- Time Saving Tips – Part 2
- Time Saving Tips – Part 1
- Max Fails and Max Skips
- Mix Show DJ’s Spins Count Too!
Time Saving Tips – Part 2 posted on January 30th, 2020
“Takin’ Care of Business” – Part 2
Time-Saving Tips When You Don’t Have Enough Time
This is a guest article written by MusicMaster ProTeam consultant Kristopher Jones, Owner of M3 Merge Music Media. In this article, he shares Part 2 of his favorite time-saving tips in MusicMaster. You can find Part 1 here.
When you think about it, the quality of your music programming is perhaps the single most important aspect of your radio station. Then why is it that the music rarely gets the time and attention it deserves?
“If you don’t have time to do it right, when will you have time to do it over?” – John Wooden
When you’re running a busy radio operation time is the most valuable resource you have. Some say that you can’t make more time. I beg to differ.
In Part 1 of “Takin’ Care of Business” I shared my philosophy on ROTI (Return On Time Investment). By investing time up front you can make your weekly or daily routines more efficient, ultimately saving you more time than you initially spent. It’s an investment that pays off every time you open MusicMaster.
In Part 1 I shared several time-saving tips and tricks to setting up MusicMaster, from saved queries and views to setting up favorites. Many of the routine things that you do in MusicMaster can be done in the future with just a click.
But time savings is not the only goal. The goals are high quality music programming AND more time to put out all those other fires around the radio station.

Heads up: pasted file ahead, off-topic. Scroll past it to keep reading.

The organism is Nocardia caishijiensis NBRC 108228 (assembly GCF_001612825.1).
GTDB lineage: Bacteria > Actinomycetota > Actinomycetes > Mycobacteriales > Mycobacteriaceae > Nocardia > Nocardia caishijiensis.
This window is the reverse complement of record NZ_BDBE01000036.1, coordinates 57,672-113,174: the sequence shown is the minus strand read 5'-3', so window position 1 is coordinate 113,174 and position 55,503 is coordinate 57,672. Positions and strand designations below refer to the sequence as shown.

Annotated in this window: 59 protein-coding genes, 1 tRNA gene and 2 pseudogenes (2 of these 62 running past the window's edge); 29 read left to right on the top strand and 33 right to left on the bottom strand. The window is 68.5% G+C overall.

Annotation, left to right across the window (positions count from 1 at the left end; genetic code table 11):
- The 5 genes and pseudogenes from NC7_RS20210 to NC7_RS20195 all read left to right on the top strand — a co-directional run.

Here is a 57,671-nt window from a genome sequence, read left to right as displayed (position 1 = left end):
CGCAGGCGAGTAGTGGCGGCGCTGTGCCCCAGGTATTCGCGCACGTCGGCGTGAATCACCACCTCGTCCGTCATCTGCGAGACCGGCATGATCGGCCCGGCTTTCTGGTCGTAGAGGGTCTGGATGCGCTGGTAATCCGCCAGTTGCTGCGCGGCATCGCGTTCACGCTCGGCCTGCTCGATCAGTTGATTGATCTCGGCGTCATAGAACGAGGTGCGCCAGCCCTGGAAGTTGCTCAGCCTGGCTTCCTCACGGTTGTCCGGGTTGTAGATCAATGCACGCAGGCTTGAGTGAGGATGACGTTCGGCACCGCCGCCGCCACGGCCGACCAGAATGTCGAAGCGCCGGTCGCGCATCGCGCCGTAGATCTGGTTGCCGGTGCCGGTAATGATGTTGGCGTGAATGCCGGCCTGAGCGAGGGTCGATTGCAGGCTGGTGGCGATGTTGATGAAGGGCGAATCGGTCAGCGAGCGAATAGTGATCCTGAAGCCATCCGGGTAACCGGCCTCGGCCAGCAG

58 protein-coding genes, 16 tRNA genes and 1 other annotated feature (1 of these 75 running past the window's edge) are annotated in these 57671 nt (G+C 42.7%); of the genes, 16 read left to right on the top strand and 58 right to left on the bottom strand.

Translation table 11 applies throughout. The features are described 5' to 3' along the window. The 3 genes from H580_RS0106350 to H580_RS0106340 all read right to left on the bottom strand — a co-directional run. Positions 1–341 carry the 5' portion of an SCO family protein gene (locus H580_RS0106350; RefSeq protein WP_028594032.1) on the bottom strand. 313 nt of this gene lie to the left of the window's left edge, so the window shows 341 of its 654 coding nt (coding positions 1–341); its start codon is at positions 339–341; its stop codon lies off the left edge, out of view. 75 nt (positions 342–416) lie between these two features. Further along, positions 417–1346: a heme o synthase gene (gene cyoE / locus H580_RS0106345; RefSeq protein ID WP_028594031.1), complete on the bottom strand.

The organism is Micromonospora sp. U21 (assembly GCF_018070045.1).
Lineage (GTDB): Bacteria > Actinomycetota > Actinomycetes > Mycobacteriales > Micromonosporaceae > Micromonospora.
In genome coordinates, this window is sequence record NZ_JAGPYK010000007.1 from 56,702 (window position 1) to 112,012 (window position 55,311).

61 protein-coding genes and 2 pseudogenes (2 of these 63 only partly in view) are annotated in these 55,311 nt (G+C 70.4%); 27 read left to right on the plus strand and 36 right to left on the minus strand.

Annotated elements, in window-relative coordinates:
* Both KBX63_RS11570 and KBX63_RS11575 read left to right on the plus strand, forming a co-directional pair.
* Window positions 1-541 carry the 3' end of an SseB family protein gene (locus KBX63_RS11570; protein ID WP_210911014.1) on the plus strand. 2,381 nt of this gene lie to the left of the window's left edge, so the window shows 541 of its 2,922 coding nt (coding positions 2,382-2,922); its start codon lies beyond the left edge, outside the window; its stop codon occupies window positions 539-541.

Checking the quality of your scheduling is another worthy investment and we can save time there too.
History often reveals some surprising things about your radio station and the health of your MusicMaster database. In Part 1 I talked about having a variety of favorites saved in the History Browser. It’s an excellent data analysis tool. And even though I spend a big chunk of my days looking at playlists on spreadsheets, I’m a very visual guy. When I want to see what’s really happening I pop open the History Graph.
Bring up a category in Library Maintenance, then from the menu at the top select View > History Graph. Then you can arrow down through your category and see the days and hours each song played on a grid. If you have your category rotations and hour rotations set up well your music probably looks pretty good in Song View.
Now, on the History Graph hit the dropdown, change the view to Keyword and click the red thumbtack icon to pin it. Now what do you see when you scroll through your library?
Here’s a simple example: two Men At Work songs in the Power category of a Classic Hits format. Individually, “Down Under” and “Who Can It Be Now?” look pretty good.
But look them together on the Artist Keyword view.
Yikes! Not so pretty. Artist Hour Rotation would fix that.
You might also notice that I have weekends highlighted. That helps me visually isolate weekday vs. weekend plays. You can set up that highlight in Tools > Options > Display Colors, scroll down to History and choose your highlight color for WeekendBackColor.
I also use highlights in the Schedule Editor for critical editing information. Depending on what’s important I’ll use highlights for Decade or Era, Sound Codes or Tempo. It is a quick and easy visual way to check your work and balance the hour.
To set up highlights in the Schedule Editor, select the Song Highlight Filters icon at the top. Be sure to label them in the Column Header field, then add them to your saved Schedule Editor View.
The Schedule Analysis icon at the top can also give you a quick look at how balanced your radio station is based on any code you choose. This quick count provides really good feedback on how consistent your radio station sounds throughout the day.
For me, maps and grids and color highlights help me see how my stations sound and help me process information faster. Because it’s all about two things… saving time and making your radio station sound great!
If you have any questions, please email me at the address below. I’d love to hear from you!